We will sit and listen in order to understand. This line does not mean to understand from our own personal lens, it means to understand from the other person’s lens. In order to develop understanding of someone else’s experience, we must find ways to unglue our self from our own perspective and step into the other person’s perspective. AND we must also find ways to relate with others without diminishing their situation and feelings.

So we must do both: step into their perspective and out of our own; and find ways to relate without watering down their experience.



Here are the three weekly reflection questions, which everyone in our group answers each Sunday and emails out to the rest of the group:

1. How would you summarize this verse in your own words?

To generate the capacity to listen from the other person’s perspective and not from our own.

2. What do you see as being your own strengths and weaknesses in relation to the qualities of this Bodhisattva?

Strength: I feel as though I am generally able to listen to others in order to generate more understanding about their situation, verses trying to further my own agenda. I also feel as though I do a pretty good job of listening without reacting. Weakness: Honestly I feel as though my weakness has to do with sometimes listening too deeply, to the point of not being able to offer words/input/thoughts if/when they get asked for. For me, there is way of overdoing deep listening, to the point of not being able to engage verbally.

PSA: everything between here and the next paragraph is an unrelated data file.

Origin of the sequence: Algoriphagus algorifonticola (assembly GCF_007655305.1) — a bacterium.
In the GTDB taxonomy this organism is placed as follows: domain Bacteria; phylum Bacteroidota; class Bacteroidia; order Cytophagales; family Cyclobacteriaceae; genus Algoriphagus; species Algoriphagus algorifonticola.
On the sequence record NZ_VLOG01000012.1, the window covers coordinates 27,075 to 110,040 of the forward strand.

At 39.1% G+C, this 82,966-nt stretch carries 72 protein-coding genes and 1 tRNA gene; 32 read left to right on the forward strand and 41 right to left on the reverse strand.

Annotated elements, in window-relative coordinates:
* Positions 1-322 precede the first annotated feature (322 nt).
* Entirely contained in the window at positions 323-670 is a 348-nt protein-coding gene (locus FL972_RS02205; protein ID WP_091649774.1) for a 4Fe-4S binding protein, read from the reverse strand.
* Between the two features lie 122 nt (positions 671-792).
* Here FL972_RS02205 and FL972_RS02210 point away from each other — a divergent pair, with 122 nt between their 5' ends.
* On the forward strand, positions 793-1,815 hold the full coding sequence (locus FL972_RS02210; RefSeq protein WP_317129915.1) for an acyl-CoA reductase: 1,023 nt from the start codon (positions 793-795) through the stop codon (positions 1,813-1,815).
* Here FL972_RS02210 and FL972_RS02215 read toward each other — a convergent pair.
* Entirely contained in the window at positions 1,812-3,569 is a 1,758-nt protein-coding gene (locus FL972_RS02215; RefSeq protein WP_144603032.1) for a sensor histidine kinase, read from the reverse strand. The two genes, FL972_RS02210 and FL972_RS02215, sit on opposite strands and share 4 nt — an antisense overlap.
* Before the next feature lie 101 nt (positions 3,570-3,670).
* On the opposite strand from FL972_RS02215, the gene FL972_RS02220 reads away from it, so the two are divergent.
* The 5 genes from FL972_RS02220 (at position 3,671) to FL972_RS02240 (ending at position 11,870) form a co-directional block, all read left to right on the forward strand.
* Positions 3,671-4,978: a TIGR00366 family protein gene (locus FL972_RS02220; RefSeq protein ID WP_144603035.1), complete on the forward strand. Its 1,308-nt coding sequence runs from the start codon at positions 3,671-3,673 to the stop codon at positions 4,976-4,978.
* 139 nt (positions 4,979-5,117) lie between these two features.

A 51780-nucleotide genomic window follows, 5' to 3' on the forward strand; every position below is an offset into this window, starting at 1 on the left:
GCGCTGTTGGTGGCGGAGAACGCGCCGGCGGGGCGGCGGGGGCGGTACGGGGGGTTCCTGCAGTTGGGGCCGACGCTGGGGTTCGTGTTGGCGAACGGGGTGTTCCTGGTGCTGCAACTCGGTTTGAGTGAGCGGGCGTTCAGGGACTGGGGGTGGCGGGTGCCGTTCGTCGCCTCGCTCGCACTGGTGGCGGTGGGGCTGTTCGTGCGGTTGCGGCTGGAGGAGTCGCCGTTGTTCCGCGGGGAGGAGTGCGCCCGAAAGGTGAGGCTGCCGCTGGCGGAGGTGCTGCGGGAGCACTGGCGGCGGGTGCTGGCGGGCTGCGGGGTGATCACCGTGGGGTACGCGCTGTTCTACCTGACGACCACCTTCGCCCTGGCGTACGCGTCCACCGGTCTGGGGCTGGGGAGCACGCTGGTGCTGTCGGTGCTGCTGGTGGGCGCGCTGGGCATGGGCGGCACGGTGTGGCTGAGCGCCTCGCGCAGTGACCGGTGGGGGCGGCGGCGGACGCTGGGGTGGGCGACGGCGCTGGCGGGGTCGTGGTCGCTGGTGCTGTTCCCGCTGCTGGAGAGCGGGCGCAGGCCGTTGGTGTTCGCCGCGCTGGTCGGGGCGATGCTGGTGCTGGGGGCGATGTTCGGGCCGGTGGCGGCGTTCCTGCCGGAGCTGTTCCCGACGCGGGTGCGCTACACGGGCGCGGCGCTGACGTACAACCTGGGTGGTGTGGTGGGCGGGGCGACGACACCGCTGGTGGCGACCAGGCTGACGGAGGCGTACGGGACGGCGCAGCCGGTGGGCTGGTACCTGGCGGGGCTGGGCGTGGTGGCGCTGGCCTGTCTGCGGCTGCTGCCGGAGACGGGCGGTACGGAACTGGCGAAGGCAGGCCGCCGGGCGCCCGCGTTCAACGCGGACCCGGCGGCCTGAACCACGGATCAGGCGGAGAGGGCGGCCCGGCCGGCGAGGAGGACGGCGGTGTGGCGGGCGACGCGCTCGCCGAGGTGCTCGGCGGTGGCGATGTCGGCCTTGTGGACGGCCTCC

3. What is something you’ve gleaned by reflecting on this Bodhisattva this past week?

I think the line: We will sit and listen so attentively that we will be able to hear what the other person is saying and also what is being left unsaid, is a tricky one to navigate sometimes. For me, I can sometimes think I know what’s being left unsaid when really it’s just my own judgments and perceptions factoring in, which are not accurate, or at least not the whole story. This is something I want to pay more attention to in myself. While I think it’s impossible to be 100% free of judgments (we’re human, we judge, it’s par for the course), I can work at investigating and being more aware of when my judgements may be masquerading around as what I regard as being real or factual. Thay’s teaching of Am I Sure? comes to mind. Keeping that teaching alive I think is very important, especially when it comes to formulating ideas around what I think is being left unsaid.